ntfsdecrypt - decrypt or update NTFS files encrypted according to EFS
] -k key.pfx device file
decrypts a file from an unmounted device and print the
decrypted data on the standard output. It can also update an encrypted file
with the encryption key unchanged.
The NTFS file encryption (known as EFS) uses a two-level encryption : first, the
file contents is encrypted with a random symmetric key, then this symmetric
key is encrypted with the public keys of each of the users allowed to decrypt
the file (RSA public key encryptions).
Three symmetric encryption modes are currently implemented in ntfsdecrypt : DESX
(a DES variant), 3DES (triple DES) and AES_256 (an AES variant).
All the encrypted symmetric keys are stored along with the file in a special
extended attribute named "$LOGGED_UTILITY_STREAM". Usually, at least
two users are allowed to read the file : its owner and the recovery manager
who is able to decrypt all the files in a company. When backing up an
encrypted file, it is important to also backup the corresponding
$LOGGED_UTILITY_STREAM, otherwise the file cannot be decrypted, even by the
recovery manager. Also note that encrypted files are slightly bigger than
apparent, and the option "efs_raw" has to be used when backing up
encrypted files with ntfs-3g.
When ntfsdecrypt is used to update a file, the keys and the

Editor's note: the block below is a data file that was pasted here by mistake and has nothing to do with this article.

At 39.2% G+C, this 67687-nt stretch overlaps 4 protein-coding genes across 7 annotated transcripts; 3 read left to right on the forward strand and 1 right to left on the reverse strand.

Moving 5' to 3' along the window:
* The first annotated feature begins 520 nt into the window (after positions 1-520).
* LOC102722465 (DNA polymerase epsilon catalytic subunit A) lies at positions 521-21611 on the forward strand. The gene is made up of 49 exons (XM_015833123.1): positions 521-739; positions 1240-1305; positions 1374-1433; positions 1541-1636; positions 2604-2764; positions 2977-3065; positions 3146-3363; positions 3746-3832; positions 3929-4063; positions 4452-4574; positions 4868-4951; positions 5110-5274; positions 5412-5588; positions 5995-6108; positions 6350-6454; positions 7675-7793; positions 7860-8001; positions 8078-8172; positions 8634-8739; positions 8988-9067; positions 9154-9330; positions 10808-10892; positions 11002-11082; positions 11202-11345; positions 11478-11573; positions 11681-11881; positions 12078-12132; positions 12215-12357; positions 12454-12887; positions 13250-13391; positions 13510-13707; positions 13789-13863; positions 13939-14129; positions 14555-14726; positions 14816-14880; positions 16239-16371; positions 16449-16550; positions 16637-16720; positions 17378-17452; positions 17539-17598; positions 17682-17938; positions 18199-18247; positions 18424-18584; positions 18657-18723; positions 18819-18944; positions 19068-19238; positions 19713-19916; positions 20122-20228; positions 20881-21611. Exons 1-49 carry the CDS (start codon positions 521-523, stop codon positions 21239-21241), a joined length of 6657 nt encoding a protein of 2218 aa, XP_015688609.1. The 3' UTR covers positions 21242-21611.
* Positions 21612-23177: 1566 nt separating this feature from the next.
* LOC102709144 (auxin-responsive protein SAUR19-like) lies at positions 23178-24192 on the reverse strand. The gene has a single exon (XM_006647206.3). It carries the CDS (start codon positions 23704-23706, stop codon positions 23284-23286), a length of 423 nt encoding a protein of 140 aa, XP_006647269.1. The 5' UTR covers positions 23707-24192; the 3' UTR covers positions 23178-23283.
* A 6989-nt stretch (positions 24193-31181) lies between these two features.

$LOGGED_UTILITY_STREAM are kept unchanged, so a single key file has to be
Note : the EFS encryption is only available in professional versions of Windows;
Below is a summary of all the options that ntfsdecrypt
all options have two equivalent names. The short name is preceded by -
and the long name is preceded by --
. Any single letter options, that
don't take an argument, can be combined into a single command, e.g. -fv
is equivalent to -f -v
. Long named options can be abbreviated to any
unique prefix of their name.
- -i, --inode NUM
- Display or update the contents of a file designated through
its inode number instead of its name.
- -e, --encrypt
- Update an existing encrypted file and get the new contents
from the standard input. The full public and private key file has to be
designated, as the symmetric key is kept unchanged, so the private key is
needed to extract it.
- -f, --force
- This will override some sensible defaults, such as not
using a mounted volume. Use this option with caution.
- -k, --keyfile-name key.pfx
- Define the file which contains the public and private keys
in PKCS#12 format. This file obviously contains the keys of one of the
users allowed to decrypt or update the file. It has to be extracted from
Windows in PKCS#12 format (its usual suffix is .p12 or .pfx), and it is
protected by a passphrase which has to be typed in for the keys to be
extracted. This can be the key file of any user allowed to read the file,
including the one of the recovery manager.
- -h, --help
- Show a list of options with a brief description of each
- -q, --quiet
- Suppress some debug/warning/error messages.
- -V, --version
- Show the version number, copyright and license of
- -v, --verbose
- Display more debug/warning/error messages.
Display the contents of the file hamlet.doc in the directory Documents of the
root of the NTFS file system on the device /dev/sda1
ntfsdecrypt -k foo.key /dev/sda1 Documents/hamlet.doc
Update the file hamlet.doc
ntfsdecrypt -k foo.key /dev/sda1 Documents/hamlet.doc < new.doc
There are no known problems with ntfsdecrypt
. If you find a bug please
send an email describing the problem to the development team:
was written by Yuval Fledel, Anton Altaparmakov and Yura
Pakhuchiy. It was ported to ntfs-3g by Erik Larsson and upgraded by
is part of the ntfs-3g
package and is available from:
(8) for details on option efs_raw, ntfscat